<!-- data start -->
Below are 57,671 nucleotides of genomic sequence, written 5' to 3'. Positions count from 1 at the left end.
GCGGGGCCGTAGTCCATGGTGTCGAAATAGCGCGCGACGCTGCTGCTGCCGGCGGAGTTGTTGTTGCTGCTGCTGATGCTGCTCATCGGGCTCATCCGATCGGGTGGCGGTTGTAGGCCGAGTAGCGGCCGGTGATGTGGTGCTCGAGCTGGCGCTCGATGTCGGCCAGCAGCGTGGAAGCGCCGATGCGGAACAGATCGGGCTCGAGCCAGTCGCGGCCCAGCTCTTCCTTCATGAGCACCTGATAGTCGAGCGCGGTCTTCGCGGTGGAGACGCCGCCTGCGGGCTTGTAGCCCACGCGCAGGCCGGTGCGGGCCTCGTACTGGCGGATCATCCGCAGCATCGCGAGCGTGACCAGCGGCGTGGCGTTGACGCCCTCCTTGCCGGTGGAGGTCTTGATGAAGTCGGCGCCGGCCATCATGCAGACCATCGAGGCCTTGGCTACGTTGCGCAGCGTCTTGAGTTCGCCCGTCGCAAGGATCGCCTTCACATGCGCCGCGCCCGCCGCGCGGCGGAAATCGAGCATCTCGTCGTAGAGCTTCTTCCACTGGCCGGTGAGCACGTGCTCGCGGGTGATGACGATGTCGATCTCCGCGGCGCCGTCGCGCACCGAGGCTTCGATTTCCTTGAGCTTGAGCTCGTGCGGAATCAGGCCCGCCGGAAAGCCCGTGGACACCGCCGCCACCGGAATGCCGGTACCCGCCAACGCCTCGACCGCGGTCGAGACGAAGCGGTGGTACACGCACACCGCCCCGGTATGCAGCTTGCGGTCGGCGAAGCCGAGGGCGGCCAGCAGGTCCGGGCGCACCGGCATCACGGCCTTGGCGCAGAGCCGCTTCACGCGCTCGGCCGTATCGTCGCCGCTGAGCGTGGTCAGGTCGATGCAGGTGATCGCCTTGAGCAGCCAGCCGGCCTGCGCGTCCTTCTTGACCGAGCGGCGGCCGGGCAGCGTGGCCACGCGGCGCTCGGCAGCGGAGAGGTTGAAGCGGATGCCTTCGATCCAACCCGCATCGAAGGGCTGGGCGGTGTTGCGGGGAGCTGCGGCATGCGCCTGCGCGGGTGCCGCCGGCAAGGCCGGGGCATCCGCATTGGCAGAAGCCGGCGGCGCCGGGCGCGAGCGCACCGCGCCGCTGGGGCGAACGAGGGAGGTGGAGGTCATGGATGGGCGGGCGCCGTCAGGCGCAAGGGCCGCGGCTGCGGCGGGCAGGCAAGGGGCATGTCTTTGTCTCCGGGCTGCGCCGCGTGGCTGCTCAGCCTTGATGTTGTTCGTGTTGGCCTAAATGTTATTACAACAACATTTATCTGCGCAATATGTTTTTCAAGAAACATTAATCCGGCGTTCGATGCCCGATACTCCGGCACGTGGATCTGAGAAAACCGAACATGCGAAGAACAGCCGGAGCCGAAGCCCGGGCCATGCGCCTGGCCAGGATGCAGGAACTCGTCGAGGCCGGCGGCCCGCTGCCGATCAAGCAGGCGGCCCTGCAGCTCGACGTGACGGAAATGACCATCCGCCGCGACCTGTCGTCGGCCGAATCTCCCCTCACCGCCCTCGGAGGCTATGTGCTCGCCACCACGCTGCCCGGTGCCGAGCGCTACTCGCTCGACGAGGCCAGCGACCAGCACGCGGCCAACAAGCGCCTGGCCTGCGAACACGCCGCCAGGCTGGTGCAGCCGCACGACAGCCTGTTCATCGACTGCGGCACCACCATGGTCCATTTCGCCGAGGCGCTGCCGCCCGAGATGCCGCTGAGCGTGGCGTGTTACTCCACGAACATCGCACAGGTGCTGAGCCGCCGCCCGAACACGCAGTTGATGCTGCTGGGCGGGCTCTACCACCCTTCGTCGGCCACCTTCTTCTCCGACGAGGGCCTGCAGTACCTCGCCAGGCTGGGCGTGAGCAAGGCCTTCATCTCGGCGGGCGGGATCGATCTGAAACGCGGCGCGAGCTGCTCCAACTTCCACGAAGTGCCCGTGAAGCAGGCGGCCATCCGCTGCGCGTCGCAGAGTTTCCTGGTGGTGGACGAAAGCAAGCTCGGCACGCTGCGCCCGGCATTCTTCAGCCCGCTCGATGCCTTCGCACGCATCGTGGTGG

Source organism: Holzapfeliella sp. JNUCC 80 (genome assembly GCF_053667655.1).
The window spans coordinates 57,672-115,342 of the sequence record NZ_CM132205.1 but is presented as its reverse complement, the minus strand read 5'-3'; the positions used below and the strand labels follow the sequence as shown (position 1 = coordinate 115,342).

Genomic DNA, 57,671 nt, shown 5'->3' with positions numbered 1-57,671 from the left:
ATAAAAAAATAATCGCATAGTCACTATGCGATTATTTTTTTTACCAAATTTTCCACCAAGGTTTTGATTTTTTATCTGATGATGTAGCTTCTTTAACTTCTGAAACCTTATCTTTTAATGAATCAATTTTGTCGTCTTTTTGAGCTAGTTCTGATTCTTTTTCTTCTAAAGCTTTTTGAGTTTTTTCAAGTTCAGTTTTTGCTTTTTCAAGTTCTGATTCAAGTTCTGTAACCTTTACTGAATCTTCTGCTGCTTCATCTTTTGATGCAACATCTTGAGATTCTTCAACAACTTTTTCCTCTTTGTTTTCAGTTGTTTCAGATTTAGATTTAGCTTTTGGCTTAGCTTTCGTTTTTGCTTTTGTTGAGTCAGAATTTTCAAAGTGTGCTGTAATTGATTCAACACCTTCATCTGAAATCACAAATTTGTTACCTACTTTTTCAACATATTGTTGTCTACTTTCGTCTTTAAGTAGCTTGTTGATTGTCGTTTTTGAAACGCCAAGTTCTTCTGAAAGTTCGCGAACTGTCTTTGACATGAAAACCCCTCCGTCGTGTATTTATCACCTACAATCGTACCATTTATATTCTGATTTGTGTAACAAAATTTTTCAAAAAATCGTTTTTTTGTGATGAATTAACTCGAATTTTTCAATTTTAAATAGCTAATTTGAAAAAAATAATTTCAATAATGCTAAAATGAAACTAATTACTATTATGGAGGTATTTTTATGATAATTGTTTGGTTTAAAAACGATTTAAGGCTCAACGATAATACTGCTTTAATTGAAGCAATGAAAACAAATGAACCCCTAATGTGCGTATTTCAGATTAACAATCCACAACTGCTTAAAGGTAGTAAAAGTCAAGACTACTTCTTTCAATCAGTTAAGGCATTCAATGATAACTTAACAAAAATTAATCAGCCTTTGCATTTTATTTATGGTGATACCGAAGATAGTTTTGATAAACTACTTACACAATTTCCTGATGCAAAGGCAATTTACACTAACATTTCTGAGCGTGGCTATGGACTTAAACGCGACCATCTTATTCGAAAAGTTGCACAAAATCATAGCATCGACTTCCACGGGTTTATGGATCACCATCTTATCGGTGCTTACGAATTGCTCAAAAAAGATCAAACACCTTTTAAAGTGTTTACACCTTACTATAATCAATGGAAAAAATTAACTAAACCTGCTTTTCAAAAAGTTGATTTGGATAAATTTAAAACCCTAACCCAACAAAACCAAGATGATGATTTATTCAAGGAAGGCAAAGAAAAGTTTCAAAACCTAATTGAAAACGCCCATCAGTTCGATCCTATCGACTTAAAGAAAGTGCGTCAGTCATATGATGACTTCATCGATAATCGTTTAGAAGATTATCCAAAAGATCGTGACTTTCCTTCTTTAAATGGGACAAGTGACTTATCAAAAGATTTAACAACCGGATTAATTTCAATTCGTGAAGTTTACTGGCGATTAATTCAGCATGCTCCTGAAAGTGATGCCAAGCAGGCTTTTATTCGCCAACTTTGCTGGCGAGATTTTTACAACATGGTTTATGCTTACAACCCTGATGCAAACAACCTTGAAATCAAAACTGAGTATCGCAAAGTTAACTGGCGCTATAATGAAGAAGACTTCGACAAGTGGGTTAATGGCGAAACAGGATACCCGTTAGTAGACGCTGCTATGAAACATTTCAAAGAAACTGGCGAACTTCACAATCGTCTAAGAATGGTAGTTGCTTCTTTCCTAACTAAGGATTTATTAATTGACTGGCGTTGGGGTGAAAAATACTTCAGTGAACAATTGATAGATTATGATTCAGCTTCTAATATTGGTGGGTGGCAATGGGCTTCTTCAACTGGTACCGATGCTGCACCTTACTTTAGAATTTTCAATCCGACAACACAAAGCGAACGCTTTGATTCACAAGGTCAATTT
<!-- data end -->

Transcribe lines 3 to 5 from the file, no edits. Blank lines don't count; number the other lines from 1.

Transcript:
Source organism: Holzapfeliella sp. JNUCC 80 (genome assembly GCF_053667655.1).
The window spans coordinates 57,672-115,342 of the sequence record NZ_CM132205.1 but is presented as its reverse complement, the minus strand read 5'-3'; the positions used below and the strand labels follow the sequence as shown (position 1 = coordinate 115,342).

Genomic DNA, 57,671 nt, shown 5'->3' with positions numbered 1-57,671 from the left: